IT: Chapter Two and the Gay Victim Trope

On the cusp of subverting the heternormative conventions of the horror genre, the film relegates Adrian to the role of gay victim.

Daryl Bruce
Sep 12, 2019 · 5 min read
Photo by Blake Cheek on Unsplash

Warning: the following post contains spoilers for the recently released IT Chapter Two.


IT Chapter Two based on the second half of Stephen King’s highly successful novel IT, opens at Derry’s annual town fair — Derry being the fictional town in which both the novel and film are set. The camera pans in on Adrian, a twenty-something-year-old man, who boastfully beats a young girl at one of the many carnival games lining the festival.

Collecting the prize, Adrian is chastised by a male companion for not giving the prize to the little girl. Adrian smiles and hands the toy to the girl thanking her for “letting me win.” The young girl is ecstatic and runs to find her mother while Adrian’s companion leans in and kisses him passionately, revealing that they are, in fact, a couple.

This moment was a brilliant subversion of the doomed boyfriend/girlfriend trope found in many horror movies where the film opens with a straight couple about to face their demise at the hands of the villain. Indeed, at first glance, Warner Brothers should be commended for openly depicting two men in love kissing, holding hands, and flirting in a film targeted towards men between the ages of 18 and 40, something many studios remain hesitant to do.

Even if you’re not familiar with the novel, it doesn’t take much guesswork to surmise that these young men are in mortal danger. Expecting Pennywise to make his first appearance at any moment, the film takes an unexpected turn depicting a violent gay-bashing against Adrian perpetrated by a group of homophobic teenagers. He is viciously beaten and thrown over a bridge into a river only to be ‘rescued’ by Pennywise who murders him in front of his boyfriend.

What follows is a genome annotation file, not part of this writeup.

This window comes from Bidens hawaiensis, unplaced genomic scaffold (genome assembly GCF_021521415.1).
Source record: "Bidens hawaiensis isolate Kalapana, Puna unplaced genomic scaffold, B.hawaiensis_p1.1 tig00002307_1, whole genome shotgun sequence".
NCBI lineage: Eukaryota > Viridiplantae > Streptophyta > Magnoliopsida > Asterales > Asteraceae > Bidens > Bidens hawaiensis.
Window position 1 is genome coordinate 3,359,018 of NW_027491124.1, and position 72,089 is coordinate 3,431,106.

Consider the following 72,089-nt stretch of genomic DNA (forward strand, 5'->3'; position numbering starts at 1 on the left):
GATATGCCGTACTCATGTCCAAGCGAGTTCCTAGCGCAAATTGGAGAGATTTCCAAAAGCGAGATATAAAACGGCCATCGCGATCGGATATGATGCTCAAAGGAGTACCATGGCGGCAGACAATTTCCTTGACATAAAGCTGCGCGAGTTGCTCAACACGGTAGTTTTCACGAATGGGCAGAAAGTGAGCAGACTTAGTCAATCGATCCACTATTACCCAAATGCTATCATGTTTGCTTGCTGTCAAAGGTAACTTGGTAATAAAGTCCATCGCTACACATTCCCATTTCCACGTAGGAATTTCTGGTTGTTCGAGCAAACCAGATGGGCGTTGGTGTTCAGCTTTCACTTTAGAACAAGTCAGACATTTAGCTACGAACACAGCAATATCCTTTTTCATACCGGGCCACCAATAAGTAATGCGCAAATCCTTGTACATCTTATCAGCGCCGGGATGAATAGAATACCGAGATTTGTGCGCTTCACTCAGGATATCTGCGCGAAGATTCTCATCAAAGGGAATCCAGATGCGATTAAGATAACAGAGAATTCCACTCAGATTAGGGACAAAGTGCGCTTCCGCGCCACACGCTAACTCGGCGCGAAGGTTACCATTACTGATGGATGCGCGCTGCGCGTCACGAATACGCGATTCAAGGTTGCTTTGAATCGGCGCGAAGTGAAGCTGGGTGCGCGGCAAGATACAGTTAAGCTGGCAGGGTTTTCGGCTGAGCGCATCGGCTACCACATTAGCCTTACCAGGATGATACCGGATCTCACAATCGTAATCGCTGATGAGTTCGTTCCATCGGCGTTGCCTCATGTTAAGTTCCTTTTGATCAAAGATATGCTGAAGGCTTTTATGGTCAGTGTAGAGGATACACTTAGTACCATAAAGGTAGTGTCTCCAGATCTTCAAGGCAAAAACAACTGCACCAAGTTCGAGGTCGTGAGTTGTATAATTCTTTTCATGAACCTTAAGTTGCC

The circumstances of Adrian’s death are contained in King’s original novel but the context is somewhat different. The second part of King’s novel was set in the 1980s and not in 2016 as in the film version. King’s depiction of Adrian’s gay-bashing was motivated by the 1984 murder of Charlie Howard. Howard was a 23-year-old openly gay man who was attacked by a group of teenagers, thrown off a bridge into a river and left to drown. Deeply upset by Howard’s death, King wanted to generate a discussion about hate crimes.

Adrian’s death in the novel, however, has more lasting repercussions than in the film. The attackers are arrested, charged with murder, and Adrian’s boyfriend is involved in the trial. The horror of the attack and its repercussion carries a heavyweight in the book and is clearly designed to call cultural attitudes towards LGBTQ+ people into question. These themes are completely ignored in the film.

Following the film’s depiction of Adrian’s death, the events are never discussed again creating an atmosphere of exploitation. A vicious hate crime is committed but there are no repercussions for Adrian’s assailants nor does it contribute to the plot. It is a bizarre choice for a movie that is otherwise LGBTQ+ positive.

Realizing the opening scene is controversial, the film’s director and stars have attempted to explain the creative decisions behind it. In an interview with Variety Magazine, director Andy Muschietti stated:

“I probably wouldn’t have included it if it wasn’t in the book, but it was very important for Stephen King. When he wrote it, he was talking about the evil in the human community. He was talking about how dark humans can get in a small American town. … For me, it was important to include it, because it’s something that we’re still suffering. Hate crimes are still happening. No matter how evolved we think society is going, there seems to be a winding back, especially in this day and age where these old values seem to be emerging from the darkness.”